"The next step for us is to measure not only capacity, but how much capacity per service class," Gunderson said. The aim is to figure out much capacity is left in "Platinum Production," for example, or "Silver Development," and buy just in time to meet those needs.
Capricious user demand is not the only tough-to-figure equation in an 80% virtual data center, Gunderson notes. It's also difficult to manage a VM's direct impact on power consumption effectively and to gauge accurately the effect of different processor types on server density and VM performance. His team has evaluated several tools that help convert resources consumed to a raw megahertz metric to provide a trend of raw infrastructure growth.
Assembling the capacity management toolbox
Gunderson's continuous efforts to stay ahead on virtual data-center capacity management should be expected, said Chris Wolf, analyst at Stamford, Conn.-based Gartner Inc. In a static environment of physical machines, one person and an Excel spreadsheet might have sufficed to manage server capacity, he said, but those days are over. The nature of virtualization -- the abstraction, the ease and variability of provisioning -- makes capacity management a new challenge for many companies. "When you take virtualization and you abstract all of the underlying hardware, it makes it much more difficult to really understand what your true capacity is when you start to factor in the technical and nontechnical metrics that influence where something can physically reside," he added.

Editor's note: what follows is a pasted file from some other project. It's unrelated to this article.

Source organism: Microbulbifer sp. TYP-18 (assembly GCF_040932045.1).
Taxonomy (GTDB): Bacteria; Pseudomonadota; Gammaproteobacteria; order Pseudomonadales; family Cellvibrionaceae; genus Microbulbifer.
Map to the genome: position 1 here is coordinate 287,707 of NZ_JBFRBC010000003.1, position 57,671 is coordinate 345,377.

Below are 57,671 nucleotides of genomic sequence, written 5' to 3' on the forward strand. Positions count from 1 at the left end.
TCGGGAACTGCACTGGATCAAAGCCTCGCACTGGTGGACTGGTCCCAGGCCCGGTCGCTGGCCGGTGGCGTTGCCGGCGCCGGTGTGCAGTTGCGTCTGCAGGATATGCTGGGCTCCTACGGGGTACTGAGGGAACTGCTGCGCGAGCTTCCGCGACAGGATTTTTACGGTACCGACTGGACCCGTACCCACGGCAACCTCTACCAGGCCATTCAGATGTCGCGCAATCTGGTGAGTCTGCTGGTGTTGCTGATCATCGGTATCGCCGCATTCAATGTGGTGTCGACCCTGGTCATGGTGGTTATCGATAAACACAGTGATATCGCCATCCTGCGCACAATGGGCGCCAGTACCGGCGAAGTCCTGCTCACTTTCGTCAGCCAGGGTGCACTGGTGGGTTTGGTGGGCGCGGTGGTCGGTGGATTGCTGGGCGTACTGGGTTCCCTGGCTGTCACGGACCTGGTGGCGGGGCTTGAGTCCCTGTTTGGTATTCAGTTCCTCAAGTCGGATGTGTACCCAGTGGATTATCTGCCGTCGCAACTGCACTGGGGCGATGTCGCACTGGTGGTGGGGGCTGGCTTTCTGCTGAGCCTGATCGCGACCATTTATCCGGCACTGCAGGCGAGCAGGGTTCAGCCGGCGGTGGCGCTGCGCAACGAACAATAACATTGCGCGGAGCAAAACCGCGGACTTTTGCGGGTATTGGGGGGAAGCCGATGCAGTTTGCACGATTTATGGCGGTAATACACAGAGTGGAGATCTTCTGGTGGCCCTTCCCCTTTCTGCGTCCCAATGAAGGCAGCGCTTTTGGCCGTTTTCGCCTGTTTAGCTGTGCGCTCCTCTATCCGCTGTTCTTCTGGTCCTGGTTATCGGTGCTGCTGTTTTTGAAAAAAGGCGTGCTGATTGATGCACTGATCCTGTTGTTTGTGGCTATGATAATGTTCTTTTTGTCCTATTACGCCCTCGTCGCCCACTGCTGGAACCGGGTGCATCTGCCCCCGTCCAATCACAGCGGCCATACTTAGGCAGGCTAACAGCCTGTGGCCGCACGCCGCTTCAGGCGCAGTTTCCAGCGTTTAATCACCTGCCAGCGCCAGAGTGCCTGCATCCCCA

The most common mistake Wolf sees is IT departments' belief that capacity management can be done without tools. And the second biggest mistake? Forgetting about such nontechnical metrics as licensing or security restrictions.
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"Resources move between servers; and on top of all that, there's a lot of other dynamics at play. There might be security perimeters that say certain workloads cannot run on certain physical devices, or there might be software licensing agreement restrictions," Wolf said.